A key aspect of an agile team is to stay agile! Empower your team to continuously look for ways to do what you do more efficiently with better tools or techniques. Encourage them to try something new, as a team, every iteration and roll the things that work well into your process. For example, our team posts digital pictures of whiteboard drawings to Sharepoint and uses Camtasia movies as test scripts for the QA testers. Both practices save measurable time and were the result of trying something new. Another idea would be to track a new team metric for an iteration to see if there is an opportunity to improve team velocity. For example, track the amount of time your team spends building, source controlling, packaging and deploying your solution every release.

4. Our Teams Development Process Overview

This section outlines an overview of the process followed by our team for each iteration.
Iteration Cycle: every three weeks
Release Cycle: determined by business analysts and technical lead

Planning
Planning Game Meeting: [business analysts, development team, stakeholders, interested parties]

  • Business analysts and development team recap previous iteration successes and issues
  • Business analysts identify user stories
  • Development team identifies tasks
  • Development team provides task estimates and those that will require a technical spike
  • Business analysts prioritize user stories based on estimates
  • Development team signs up for tasks using previous iteration velocity as a guide
  • After the meeting the Planning Board is updated to reflect the new iterations story/task owner-ship and activity

Release Planning: [business analysts, technical lead]

  • Determine release date and committed user stories based off estimations and spike feedback
  • Determine if the release will span more that one iteration

Submit Testing Request: [technical lead]

  • Technical lead provides an initiating document that states requirements or what new functionality is being addressed in the iteration
  • Technical lead provides the test plan
  • Technical lead provides the requested testing release date

Submit Production Request: [technical lead]

  • Technical lead provides an initiating document that states requirements or what new functionality is being addressed in the iteration
  • Technical lead identifies rollout team
  • Technical lead submits the production rollback plan
  • Technical lead provides the requested production release date

Implementation

  • Daily Standup Meeting: [business analysts, development team, stakeholders, interested parties]
  • Developers provide task feedback and identify roadblocks
  • Planning Board is updated to reflect activity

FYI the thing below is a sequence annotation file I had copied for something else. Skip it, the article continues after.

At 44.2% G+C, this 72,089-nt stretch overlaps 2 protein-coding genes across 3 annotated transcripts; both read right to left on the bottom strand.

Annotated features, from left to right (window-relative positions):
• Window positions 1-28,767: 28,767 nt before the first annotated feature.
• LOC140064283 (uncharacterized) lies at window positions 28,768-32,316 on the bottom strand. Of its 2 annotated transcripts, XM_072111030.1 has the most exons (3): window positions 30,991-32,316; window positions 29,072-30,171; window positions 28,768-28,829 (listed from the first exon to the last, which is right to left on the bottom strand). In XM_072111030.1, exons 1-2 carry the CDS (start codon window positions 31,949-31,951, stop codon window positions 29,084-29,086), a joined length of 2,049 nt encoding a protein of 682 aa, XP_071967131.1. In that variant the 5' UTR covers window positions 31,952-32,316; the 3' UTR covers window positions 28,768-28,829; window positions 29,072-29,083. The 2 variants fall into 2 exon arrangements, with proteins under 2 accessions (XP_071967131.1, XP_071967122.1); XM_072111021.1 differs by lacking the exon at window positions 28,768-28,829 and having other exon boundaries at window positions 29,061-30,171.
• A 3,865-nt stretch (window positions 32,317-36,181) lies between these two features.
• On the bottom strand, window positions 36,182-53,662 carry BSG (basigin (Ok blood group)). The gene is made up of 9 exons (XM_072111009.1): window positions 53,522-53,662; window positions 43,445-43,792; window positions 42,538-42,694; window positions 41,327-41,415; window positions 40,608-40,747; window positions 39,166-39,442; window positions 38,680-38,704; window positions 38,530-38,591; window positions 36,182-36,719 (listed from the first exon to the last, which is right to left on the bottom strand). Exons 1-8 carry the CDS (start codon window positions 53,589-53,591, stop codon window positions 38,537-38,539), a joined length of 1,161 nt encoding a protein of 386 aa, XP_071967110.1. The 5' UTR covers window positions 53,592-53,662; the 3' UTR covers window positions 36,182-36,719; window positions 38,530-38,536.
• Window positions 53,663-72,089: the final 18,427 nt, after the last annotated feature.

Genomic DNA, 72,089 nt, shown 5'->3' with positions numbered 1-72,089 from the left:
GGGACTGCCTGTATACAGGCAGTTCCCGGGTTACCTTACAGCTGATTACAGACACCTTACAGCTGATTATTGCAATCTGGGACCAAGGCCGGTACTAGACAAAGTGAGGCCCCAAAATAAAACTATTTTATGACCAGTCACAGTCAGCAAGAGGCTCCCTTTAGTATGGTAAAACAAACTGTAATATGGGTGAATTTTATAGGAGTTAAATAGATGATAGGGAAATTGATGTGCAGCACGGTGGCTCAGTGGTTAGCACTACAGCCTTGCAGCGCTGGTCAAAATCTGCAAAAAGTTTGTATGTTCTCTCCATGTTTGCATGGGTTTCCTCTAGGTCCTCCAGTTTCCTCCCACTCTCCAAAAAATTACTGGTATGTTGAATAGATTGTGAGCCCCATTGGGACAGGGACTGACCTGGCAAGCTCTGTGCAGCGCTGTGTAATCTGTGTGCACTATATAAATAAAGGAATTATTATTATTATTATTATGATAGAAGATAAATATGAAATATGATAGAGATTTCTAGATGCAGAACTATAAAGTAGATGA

• Business analysts provide updated priorities, requirements and business feedback
  • Stakeholders and interested parties voice concerns or get information regarding activity
  • Developers collaborate on tasks or work independently depending on complexity. Collaboration is encouraged to promote communication and disseminate knowledge.
  • Developers look for opportunities to refactor, apply automated unit tests and reduce project technical debt
  • Automated processes are tuned to keep running smoothly and integrating new manual processes
  • Development team stages build to the development environment often as features are built

Testing Release (Requires IT Approval)

  • Development team provides testing scripts or (Camtasia) movies
  • Development team stages build to the test environment and submits notification to stakeholders
  • Business analysts and Quality Assurance lead coordinate testing effort
  • Business analyst maintains, prioritizes and coordinates issues log
  • Developers resolve issues and stage subsequent test builds to the test environment
  • Technical lead compiles and submits test results to attach to the Production Request
  • Business analysts certify the build as ready for production

Production Release (Requires IT Approval)

Note: Not every iteration may result in a production release. Releases can span multiple iterations. Project production releases occur during a published downtime window.

  • Technical lead sends upcoming release notification to stakeholders
  • Rollout team analyses and reviews the Project Release Guides
  • Review DTS Package Checklist
  • Review Project Production Ready Reports Checklist
  • Review Project Application Updater Release Checklist
  • Review Project Rollout Checklist
  • Review Production Rollback plan
  • Rollout team stages build to the production environment
  • Rollout team tests against new release
  • Business analyst certifies release
  • Rollout team rolls back if release is not certified
  • Technical lead sends successful release notification to stakeholders

5. Summary

The development process used by our team was crafted by selecting a mix of agile patterns and practices that make sense for the environment. Although some of the terminology may seem new, many of these practices have been performed by highly productive, successful development teams in the software industry for years. What the process does is formalize the best of breed practices so that the team can follow a simple structured repetitive pattern, allowing them to focus on what really counts, delivering quality solutions for the business and IT.

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2 comments, 9 trackbacks

Comment from: Wayne [Member] Email
WayneGreat post Jake!
02/14/05 @ 12:11
Trackback from: Rob Caron's Blog [Visitor]
Rob Caron's BlogNew Team System Stuff - 2005-02-15
02/15/05 @ 13:39
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Rob Caron's BlogNew Team System Stuff - 2005-02-15
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Dot Net MonkeyPortrait of an Agile Development Process
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Dot Net MonkeyPortrait of an Agile Development Process
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Dot Net MonkeyPortrait of an Agile Development Process
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Tate's BlogAgile Development Process
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Tate's BlogAgile Development Process
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Tate's BlogAgile Development Process
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Wayne Allen's WeblogPortland, OR XP Users Group Meeting - Mar 8
02/28/05 @ 08:12
Comment from: jet pizarro [Visitor]
jet pizarroThis is pretty good stuff Jake. Illustrates the practical use of Agile processes.
05/11/06 @ 15:57